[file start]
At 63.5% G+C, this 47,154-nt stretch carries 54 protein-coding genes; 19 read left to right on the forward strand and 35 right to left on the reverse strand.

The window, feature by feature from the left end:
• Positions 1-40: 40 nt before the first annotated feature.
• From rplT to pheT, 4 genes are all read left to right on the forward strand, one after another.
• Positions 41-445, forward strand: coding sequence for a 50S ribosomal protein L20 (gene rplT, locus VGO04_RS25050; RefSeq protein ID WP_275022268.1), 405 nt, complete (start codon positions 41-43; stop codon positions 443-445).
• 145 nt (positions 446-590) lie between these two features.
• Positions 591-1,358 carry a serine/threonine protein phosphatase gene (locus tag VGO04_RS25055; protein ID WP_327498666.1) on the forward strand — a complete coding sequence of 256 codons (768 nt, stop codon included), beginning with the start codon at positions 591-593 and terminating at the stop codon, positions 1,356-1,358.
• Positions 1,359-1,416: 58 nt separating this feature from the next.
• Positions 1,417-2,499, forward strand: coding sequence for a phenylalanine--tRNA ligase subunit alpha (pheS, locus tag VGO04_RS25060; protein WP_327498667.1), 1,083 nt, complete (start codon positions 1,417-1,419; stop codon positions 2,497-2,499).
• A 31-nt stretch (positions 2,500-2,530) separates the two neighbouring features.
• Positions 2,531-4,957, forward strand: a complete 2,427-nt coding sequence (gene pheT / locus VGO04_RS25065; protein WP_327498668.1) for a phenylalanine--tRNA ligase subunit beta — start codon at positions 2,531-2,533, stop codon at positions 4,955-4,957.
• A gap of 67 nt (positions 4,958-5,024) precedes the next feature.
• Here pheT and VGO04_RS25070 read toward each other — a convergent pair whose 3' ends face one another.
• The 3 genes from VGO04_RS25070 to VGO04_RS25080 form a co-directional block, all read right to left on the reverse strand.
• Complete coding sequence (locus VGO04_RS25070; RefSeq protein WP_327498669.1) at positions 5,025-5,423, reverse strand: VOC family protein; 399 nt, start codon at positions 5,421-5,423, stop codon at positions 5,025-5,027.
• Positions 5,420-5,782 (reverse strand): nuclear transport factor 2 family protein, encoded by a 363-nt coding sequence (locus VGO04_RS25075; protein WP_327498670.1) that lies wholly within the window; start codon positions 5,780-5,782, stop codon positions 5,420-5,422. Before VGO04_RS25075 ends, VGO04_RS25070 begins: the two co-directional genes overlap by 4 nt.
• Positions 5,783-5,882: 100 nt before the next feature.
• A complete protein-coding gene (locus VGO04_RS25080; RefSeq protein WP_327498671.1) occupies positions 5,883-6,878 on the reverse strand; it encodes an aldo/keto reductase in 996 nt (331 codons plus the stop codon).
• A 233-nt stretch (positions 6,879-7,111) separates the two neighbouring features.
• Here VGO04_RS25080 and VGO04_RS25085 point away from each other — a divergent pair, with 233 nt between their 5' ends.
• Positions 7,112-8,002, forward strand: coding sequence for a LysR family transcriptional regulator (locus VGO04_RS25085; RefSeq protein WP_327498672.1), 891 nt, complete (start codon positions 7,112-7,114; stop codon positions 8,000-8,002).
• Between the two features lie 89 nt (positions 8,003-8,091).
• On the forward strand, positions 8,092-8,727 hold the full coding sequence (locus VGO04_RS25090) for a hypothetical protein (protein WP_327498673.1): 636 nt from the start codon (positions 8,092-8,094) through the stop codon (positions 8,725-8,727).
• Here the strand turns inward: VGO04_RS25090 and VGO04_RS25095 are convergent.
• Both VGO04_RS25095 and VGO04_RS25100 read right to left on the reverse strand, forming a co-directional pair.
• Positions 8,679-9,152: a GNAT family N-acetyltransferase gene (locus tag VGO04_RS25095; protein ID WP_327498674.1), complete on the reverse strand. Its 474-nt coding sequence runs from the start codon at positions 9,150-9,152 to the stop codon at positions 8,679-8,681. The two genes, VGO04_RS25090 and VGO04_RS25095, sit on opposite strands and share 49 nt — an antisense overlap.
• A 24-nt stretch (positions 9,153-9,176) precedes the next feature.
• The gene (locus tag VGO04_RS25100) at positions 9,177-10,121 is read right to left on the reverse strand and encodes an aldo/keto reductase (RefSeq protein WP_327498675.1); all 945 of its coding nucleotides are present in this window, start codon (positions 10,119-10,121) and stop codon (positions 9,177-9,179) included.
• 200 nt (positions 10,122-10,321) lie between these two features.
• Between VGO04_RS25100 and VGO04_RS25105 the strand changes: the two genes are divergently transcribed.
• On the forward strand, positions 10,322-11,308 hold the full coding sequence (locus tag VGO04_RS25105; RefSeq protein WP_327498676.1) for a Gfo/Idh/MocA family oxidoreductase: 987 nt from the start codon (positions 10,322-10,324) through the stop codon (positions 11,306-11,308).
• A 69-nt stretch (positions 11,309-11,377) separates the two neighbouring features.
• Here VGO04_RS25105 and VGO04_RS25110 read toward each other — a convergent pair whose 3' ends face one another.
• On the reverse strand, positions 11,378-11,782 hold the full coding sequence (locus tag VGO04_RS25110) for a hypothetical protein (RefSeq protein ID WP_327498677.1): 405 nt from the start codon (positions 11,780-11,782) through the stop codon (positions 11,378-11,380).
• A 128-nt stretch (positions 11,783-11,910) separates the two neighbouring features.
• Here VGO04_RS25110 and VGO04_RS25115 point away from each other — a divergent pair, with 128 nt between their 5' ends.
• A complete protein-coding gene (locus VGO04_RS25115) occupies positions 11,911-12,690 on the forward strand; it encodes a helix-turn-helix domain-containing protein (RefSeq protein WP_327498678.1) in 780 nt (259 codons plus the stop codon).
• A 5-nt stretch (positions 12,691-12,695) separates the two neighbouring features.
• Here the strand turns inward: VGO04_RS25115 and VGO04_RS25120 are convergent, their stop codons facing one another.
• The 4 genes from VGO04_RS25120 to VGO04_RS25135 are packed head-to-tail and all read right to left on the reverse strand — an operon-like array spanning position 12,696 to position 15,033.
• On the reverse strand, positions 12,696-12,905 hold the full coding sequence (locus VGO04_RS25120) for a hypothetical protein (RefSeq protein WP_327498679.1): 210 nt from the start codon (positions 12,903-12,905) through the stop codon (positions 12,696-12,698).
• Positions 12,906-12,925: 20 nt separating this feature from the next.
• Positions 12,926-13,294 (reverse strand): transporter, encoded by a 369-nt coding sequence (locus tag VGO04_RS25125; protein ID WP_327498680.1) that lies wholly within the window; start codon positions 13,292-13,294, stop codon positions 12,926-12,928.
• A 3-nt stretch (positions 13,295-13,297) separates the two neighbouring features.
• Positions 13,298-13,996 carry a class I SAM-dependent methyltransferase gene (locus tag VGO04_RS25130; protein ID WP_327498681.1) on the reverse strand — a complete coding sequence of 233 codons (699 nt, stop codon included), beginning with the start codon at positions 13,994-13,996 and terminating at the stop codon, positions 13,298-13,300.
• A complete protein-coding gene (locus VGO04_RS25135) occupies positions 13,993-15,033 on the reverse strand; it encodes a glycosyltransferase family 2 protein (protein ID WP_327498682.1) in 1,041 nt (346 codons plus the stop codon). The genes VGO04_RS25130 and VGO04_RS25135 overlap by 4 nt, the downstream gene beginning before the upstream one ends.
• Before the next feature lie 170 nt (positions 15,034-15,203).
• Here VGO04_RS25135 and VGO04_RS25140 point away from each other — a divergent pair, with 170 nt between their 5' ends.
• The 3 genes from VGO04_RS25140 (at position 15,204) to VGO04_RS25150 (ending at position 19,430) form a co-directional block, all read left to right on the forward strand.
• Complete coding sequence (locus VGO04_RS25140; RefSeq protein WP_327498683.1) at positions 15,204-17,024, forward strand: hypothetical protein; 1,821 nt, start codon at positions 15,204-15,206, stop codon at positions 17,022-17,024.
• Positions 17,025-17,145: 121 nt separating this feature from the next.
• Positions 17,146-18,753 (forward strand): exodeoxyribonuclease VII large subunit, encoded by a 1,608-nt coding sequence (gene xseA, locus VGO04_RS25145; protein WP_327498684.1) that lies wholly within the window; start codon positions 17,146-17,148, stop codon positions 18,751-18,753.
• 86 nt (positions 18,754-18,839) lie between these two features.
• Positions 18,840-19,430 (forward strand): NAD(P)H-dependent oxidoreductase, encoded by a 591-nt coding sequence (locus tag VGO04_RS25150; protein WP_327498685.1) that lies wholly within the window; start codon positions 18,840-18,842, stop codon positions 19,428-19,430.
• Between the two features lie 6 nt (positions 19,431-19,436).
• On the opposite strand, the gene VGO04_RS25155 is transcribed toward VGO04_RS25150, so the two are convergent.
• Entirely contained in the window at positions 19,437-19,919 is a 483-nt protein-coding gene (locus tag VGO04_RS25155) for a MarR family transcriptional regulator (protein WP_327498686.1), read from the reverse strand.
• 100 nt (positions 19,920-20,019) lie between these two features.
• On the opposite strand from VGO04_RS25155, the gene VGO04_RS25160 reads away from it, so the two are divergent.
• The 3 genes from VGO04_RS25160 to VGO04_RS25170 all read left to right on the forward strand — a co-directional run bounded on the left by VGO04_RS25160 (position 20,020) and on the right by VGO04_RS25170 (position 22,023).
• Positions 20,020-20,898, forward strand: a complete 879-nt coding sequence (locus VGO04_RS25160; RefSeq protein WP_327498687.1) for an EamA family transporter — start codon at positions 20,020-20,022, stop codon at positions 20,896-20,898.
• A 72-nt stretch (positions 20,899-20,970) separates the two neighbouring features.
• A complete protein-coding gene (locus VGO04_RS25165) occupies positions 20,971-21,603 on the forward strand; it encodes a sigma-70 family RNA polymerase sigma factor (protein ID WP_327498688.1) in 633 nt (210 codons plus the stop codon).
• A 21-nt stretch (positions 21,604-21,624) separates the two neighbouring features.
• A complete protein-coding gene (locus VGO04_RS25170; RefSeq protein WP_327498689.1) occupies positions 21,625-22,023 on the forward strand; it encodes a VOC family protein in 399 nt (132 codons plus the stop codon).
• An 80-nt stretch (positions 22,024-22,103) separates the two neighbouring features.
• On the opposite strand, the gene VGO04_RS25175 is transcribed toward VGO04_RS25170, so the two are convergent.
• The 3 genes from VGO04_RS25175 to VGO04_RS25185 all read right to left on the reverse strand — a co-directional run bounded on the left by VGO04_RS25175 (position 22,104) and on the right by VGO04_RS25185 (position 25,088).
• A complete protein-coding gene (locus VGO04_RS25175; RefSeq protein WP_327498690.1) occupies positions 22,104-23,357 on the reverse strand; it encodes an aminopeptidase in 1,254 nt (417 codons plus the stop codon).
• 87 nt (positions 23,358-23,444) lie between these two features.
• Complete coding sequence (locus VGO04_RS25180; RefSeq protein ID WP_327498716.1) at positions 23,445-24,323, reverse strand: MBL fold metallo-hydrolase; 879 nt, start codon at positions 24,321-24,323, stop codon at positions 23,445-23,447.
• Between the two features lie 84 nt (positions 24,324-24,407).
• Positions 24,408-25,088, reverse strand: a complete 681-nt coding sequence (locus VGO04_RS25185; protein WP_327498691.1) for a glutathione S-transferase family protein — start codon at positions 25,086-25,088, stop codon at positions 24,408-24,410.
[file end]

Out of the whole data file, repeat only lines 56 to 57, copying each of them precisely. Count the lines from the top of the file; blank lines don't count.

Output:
• On the opposite strand, the gene VGO04_RS25155 is transcribed toward VGO04_RS25150, so the two are convergent.
• Entirely contained in the window at positions 19,437-19,919 is a 483-nt protein-coding gene (locus tag VGO04_RS25155) for a MarR family transcriptional regulator (protein WP_327498686.1), read from the reverse strand.